NOTICE OF APPLICATION Notice is hereby given that Brewery 85, LLC, intends to apply to the South Carolina Department of Revenue for a license/permit that will allow the sale and ON AND OFF premises consumption of BEER AND WINE at 6 Whitlee Court, Greenville, SC 29615. To object to the issuance of this license/permit, written protest must be received by the S.C. Department of Revenue no later than February 17, 2013. For a protest to be valid, it must be in writing, and should include the following information: (1) the name, address and telephone number of the person filing the protest; (2) the specific reasons why the application should be denied; (3) that the person protesting is willing to attend a hearing (if one is requested by the applicant); (4) that the person protesting resides in the county where the proposed place of business is located or within five miles of the business; and, (5) the name of the applicant and the address of the premises to be licensed. Protest must be mailed to: S.C. Department of Revenue, ATTN: ABL, P. O. Box 125, Columbia, SC 29214; or faxed to: (803) 896-0110

Presents Presents Presents

call today 864-679-1205.

COMING BEHIND

2013

THE COUNTER

Saturday, February 9 • 11am-6pm

Satuday, Feb 99 Satuday, Feb Satuday, Feb 9 11am-6pm 11am-6pm 11am-6pm

This event will feature: Sweetheart Adoption Specials • Sweets Bake Sale Pet Photos (12-4pm) • $5.00 Nail Trims (12-4pm) www. greenvillepets.org

328 Furman Hall Road, Greenville, SC 29609 • 864-467-3986 FEBRUARY 8, 2013 | THE Journal 39

JOURNAL CULTURE

THE WEEK IN PHOTOS

LOOK WHO’S IN THE JOURNAL THIS WEEK

PHOTOS BY GREG BECKNER / STAFF

Bob Hogan, left, and Mark Escude, center, of Toyota of Greer, and Robyn Zimmerman with the Greenville Hospital System present a check for $75,000 to the March of Dimes. The hospital system is a presenting sponsor for this year’s event and gave a gift of $50,000. Toyota of Greer is one of the sponsors this year and gave $25,000.

People attending the kickoff of the March of Dimes 2013 March for Babies fundraising campaign and 75th anniversary of the March of Dimes line up at the reception table at the Greenville Hilton.

A large crowd was on hand for the kickoff event.

JOSHUA BELL Sunday, Feb. 24 3:00pm One of the world’s most celebrated violinists performing pieces by Schubert, Strauss, Prokofiev and more. JoshuaBell.com

Members of the circle of champions are recognized and have their photograph made during the luncheon

WSPA-TV’s Christy Henderson welcomes everyone.

BOSTON POPS

with KEITH LOCKHART Tuesday, Feb. 26 7:30pm The world-renowned pops orchestra will be joined by singer Ann Hampton Callaway. BSO.org

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Tune Into These Classics 40 THE JOURNAL | FEBRUARY 8, 2013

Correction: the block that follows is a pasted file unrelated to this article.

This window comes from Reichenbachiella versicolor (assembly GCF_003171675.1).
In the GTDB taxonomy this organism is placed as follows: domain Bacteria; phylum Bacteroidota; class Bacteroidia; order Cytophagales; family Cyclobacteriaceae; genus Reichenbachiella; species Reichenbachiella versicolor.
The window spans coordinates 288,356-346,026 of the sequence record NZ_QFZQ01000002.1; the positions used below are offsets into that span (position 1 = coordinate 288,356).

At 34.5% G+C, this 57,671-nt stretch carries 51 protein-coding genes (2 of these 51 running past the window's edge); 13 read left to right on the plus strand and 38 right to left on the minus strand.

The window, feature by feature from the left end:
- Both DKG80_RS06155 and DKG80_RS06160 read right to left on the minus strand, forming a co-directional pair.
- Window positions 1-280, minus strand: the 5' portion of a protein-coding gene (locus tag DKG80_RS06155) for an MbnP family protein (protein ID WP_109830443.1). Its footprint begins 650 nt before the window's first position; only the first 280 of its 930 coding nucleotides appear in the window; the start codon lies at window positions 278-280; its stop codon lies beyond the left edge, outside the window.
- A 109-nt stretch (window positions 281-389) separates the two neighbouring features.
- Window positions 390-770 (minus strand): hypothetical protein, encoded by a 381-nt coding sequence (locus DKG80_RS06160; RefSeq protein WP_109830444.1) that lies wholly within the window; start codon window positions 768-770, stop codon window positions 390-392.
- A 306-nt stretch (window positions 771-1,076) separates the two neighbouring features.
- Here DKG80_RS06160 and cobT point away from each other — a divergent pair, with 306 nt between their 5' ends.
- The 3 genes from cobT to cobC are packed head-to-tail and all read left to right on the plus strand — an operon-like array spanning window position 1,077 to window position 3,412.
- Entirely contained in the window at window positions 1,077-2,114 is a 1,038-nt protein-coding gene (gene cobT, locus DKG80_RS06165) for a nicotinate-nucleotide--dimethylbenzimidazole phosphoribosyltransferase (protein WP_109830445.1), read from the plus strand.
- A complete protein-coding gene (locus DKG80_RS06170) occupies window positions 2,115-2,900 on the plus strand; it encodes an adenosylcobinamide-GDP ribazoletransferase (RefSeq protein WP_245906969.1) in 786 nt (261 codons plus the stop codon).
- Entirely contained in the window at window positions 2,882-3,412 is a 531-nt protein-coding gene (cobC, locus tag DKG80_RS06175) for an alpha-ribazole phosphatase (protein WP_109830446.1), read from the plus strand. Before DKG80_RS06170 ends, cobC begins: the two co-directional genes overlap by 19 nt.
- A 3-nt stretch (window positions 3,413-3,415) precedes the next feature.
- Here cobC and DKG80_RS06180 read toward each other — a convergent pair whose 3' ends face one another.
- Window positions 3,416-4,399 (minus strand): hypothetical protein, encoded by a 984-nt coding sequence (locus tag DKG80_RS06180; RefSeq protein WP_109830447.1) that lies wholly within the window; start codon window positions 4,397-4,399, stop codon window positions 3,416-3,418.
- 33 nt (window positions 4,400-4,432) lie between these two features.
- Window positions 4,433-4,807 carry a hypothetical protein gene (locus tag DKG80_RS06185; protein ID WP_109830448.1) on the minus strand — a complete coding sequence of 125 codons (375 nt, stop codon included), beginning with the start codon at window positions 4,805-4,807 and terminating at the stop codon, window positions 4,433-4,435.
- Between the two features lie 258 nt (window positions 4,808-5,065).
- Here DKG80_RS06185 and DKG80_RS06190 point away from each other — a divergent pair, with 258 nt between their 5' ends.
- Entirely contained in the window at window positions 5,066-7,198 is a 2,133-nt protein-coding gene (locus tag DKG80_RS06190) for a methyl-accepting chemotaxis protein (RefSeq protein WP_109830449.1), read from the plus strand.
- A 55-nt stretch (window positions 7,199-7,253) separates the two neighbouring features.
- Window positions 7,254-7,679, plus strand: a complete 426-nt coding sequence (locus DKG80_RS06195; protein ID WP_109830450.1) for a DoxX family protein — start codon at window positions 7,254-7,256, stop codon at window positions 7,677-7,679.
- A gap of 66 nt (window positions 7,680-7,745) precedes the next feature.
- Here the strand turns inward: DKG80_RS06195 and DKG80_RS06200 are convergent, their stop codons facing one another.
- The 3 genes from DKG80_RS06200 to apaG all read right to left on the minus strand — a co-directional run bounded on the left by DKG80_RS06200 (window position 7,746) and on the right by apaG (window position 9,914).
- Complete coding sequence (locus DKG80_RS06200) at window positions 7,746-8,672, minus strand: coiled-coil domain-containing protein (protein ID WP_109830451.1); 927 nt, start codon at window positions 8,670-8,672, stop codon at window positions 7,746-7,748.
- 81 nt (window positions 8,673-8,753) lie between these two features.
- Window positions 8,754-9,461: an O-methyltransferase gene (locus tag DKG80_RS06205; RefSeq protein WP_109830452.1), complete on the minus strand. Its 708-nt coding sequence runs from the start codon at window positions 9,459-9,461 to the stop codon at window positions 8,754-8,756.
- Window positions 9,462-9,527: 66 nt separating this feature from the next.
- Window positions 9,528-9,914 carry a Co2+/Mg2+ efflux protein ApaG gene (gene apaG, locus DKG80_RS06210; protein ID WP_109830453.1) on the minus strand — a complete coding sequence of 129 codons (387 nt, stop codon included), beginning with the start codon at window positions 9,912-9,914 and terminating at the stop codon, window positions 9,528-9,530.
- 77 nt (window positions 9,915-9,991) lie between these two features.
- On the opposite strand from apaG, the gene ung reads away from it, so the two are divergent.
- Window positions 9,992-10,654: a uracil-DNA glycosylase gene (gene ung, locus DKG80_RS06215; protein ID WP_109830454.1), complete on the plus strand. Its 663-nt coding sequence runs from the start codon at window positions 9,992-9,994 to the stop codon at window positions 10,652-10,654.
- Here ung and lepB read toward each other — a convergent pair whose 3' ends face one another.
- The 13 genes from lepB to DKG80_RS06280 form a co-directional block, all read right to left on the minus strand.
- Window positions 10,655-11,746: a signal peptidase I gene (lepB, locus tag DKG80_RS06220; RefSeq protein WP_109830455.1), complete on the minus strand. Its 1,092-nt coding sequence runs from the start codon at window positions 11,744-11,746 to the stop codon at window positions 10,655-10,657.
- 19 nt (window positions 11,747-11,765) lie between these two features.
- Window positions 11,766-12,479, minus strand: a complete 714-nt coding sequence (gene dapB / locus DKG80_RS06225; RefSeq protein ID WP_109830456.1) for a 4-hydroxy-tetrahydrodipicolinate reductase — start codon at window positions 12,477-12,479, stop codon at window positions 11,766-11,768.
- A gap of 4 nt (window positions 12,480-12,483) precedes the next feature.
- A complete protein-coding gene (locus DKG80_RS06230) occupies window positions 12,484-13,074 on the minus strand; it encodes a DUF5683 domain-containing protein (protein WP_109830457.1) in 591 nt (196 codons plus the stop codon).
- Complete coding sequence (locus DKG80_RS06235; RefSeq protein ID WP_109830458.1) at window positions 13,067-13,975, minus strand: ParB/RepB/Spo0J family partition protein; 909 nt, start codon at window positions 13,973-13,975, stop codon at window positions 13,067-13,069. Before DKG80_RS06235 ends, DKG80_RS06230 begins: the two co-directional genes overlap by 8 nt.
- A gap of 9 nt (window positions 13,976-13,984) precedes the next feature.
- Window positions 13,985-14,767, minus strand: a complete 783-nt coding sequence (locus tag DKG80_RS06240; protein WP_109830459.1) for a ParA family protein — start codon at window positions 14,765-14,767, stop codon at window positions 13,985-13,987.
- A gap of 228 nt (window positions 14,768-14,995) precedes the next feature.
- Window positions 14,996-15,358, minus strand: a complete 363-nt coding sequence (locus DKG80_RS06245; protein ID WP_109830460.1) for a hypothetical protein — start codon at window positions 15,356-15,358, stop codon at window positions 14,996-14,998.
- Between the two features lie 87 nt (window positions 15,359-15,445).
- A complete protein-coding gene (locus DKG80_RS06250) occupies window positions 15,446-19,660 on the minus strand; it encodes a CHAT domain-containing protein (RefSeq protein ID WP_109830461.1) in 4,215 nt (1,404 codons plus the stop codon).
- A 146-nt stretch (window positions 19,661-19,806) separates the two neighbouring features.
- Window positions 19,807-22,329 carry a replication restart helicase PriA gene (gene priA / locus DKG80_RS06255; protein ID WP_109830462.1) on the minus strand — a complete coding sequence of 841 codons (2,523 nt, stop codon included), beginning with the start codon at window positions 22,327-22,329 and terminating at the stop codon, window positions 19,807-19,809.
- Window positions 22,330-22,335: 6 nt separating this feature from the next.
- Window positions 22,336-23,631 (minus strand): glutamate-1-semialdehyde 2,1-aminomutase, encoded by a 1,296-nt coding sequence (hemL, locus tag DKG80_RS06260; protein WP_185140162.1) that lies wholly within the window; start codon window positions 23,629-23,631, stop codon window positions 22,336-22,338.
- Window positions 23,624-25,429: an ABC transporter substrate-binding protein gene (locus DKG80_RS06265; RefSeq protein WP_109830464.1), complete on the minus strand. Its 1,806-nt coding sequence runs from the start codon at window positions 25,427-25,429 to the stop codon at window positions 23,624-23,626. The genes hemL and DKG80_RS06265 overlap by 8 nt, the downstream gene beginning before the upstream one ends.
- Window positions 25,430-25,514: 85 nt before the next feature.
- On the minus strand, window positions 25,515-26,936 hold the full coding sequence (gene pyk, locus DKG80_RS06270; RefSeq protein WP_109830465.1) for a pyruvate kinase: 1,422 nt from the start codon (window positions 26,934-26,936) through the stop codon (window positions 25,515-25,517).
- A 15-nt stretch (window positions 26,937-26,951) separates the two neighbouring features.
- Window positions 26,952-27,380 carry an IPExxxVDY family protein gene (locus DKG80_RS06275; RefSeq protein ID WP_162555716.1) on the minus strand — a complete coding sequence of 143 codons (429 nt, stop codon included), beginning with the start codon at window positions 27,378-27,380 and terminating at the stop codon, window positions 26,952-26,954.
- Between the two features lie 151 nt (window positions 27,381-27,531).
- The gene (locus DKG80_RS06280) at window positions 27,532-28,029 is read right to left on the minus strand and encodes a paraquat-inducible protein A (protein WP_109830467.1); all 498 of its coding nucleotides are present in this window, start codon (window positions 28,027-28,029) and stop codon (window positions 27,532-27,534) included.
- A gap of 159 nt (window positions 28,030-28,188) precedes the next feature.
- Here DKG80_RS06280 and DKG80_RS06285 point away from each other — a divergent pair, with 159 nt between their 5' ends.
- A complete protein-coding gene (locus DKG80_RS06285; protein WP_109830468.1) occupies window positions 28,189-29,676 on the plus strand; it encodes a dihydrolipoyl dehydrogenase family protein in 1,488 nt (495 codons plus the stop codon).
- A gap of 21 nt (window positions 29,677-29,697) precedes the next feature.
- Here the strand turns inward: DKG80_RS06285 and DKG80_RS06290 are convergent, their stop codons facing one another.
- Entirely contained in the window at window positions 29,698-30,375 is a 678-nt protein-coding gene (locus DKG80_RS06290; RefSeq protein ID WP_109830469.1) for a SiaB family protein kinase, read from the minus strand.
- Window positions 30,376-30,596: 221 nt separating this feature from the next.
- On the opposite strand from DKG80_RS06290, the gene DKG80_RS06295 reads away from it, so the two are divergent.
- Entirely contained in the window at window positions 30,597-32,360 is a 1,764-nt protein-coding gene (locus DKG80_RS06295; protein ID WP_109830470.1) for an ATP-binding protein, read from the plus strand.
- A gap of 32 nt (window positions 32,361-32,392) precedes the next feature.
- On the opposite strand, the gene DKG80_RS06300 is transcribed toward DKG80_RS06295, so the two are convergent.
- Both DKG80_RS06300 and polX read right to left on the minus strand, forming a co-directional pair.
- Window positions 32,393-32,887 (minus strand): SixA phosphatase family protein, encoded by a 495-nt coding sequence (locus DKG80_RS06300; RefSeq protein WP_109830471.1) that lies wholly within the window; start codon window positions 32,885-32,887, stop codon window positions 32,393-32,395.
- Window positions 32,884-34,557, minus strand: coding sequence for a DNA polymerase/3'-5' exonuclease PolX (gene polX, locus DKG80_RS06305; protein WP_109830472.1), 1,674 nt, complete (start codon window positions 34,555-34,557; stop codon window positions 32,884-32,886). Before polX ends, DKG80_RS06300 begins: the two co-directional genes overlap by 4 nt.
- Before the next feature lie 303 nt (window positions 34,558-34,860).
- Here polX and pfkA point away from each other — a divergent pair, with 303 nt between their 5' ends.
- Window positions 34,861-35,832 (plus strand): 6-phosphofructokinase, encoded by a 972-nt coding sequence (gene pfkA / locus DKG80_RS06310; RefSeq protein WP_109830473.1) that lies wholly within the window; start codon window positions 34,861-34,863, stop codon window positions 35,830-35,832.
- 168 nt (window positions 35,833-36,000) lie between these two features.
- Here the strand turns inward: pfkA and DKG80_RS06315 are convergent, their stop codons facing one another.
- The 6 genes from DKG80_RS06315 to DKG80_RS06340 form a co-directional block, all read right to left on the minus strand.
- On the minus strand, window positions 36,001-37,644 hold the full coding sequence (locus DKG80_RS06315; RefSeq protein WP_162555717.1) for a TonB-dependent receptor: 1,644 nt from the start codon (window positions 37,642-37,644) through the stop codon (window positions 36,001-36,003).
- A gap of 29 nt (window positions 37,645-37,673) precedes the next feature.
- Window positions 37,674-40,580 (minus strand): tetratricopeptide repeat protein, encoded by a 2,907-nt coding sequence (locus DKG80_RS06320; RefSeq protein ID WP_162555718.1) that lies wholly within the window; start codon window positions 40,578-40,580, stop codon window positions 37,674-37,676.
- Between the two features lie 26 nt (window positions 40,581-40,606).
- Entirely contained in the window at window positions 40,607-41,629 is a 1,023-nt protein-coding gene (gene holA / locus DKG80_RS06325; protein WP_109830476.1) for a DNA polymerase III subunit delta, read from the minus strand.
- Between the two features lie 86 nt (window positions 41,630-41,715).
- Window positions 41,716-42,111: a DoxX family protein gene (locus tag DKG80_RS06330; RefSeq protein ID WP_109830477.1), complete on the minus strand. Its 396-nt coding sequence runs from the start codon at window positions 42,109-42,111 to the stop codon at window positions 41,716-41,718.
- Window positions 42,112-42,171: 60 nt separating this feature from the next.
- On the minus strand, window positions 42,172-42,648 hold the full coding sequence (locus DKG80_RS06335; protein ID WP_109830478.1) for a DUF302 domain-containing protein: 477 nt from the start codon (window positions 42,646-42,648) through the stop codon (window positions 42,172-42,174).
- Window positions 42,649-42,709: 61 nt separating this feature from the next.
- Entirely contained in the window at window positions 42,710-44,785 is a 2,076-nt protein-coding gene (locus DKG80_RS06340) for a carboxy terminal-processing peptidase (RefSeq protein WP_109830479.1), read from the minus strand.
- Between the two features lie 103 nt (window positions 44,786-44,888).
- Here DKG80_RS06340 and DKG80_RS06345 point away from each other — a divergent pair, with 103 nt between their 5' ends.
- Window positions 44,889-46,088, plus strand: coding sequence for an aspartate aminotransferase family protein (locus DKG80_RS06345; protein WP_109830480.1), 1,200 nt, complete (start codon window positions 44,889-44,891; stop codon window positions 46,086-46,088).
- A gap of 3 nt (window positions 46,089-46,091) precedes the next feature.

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Washington Center student Quindaris Spurgeon has fun learning about the color white.

Students in grades three through six at St. Anthony’s School participated in a poetry workshop with performance poet Vera Gomez. This workshop is part of a yearlong art and social studies infusion project and is underwritten with grants from the Metropolitan Arts Council, the NAESP and Crayola.

When we needed help, Always Best Care was there for us! Assisted Living • Free Personalized match to the best Assisted Living Community option in the area • Family needs, goals & budget considered • Tour scheduled • Personally driven from your home to the tour • Your personal advocate throughout the entire process!

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Caroline Starnes, the 2012 homecoming queen at Spartanburg Day School, crowns the 2013 homecoming queen, Ashley Oakes.

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journal culture Martha Franks Baptist Retirement Community Laurens, South Carolina

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often wish we had come sooner. It is a little piece of Heaven on Earth. We were impressed by the beautiful grounds that are well kept, the delicious meals and Tour Now andour Receive a FREE MUG activities. We love patio homeCOFFEE at Martha Franks and hope you will come for a tour soon. You just CALL LISA YARBER TODAY FOR A FREE BROCHURE! might want to stay! —Franklin & Janie Harkins

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42 THE Journal | FEBRUARY 8, 2013

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Across 1 Drift, as smoke 5 Macbeth’s hallucination 11 Pearly entrance? 16 Pedicure place 19 That girl, in Quebec 20 Plaza Hotel girl 21 Performer with a whip 23 Poker, e.g. 24 Jaw-dropping reaction to butterflies? 26 Bellyacher 28 Auth. unknown 29 Within reach 30 Birthday tiara, e.g. 32 Mike who married Liz Taylor 34 Gets out of shape? 36 Legal deg. 37 Backwash creators 39 Bi- halved 42 Uncommon 43 Salutation to an outof-shape friend? 47 Animals 49 Beat it 50 Like some beans 51 Tripoli’s country 52 Outrageous ice cream concoctions? 54 Mobile phone site?: Abbr. 55 Neuter, as a horse 56 __ Na Na 57 Research foundation, often